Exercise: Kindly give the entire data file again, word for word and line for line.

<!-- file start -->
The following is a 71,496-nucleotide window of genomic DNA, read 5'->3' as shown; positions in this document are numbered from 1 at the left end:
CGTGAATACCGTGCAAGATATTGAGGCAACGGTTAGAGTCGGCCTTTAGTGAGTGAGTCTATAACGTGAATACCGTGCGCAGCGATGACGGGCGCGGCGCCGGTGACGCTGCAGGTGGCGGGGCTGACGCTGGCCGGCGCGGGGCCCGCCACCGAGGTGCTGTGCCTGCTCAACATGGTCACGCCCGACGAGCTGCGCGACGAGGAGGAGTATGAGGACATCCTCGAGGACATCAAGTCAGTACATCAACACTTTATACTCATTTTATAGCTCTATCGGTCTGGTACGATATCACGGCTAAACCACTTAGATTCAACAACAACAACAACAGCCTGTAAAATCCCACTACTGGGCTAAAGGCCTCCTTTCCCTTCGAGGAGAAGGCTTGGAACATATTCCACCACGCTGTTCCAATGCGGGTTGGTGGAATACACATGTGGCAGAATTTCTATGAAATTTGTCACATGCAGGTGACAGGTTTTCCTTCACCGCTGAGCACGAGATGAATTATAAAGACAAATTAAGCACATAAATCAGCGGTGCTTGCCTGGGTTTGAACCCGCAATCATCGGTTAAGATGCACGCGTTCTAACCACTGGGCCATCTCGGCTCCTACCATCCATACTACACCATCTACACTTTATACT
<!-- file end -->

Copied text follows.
The following is a 71,496-nucleotide window of genomic DNA, read 5'->3' as shown; positions in this document are numbered from 1 at the left end:
CGTGAATACCGTGCAAGATATTGAGGCAACGGTTAGAGTCGGCCTTTAGTGAGTGAGTCTATAACGTGAATACCGTGCGCAGCGATGACGGGCGCGGCGCCGGTGACGCTGCAGGTGGCGGGGCTGACGCTGGCCGGCGCGGGGCCCGCCACCGAGGTGCTGTGCCTGCTCAACATGGTCACGCCCGACGAGCTGCGCGACGAGGAGGAGTATGAGGACATCCTCGAGGACATCAAGTCAGTACATCAACACTTTATACTCATTTTATAGCTCTATCGGTCTGGTACGATATCACGGCTAAACCACTTAGATTCAACAACAACAACAACAGCCTGTAAAATCCCACTACTGGGCTAAAGGCCTCCTTTCCCTTCGAGGAGAAGGCTTGGAACATATTCCACCACGCTGTTCCAATGCGGGTTGGTGGAATACACATGTGGCAGAATTTCTATGAAATTTGTCACATGCAGGTGACAGGTTTTCCTTCACCGCTGAGCACGAGATGAATTATAAAGACAAATTAAGCACATAAATCAGCGGTGCTTGCCTGGGTTTGAACCCGCAATCATCGGTTAAGATGCACGCGTTCTAACCACTGGGCCATCTCGGCTCCTACCATCCATACTACACCATCTACACTTTATACT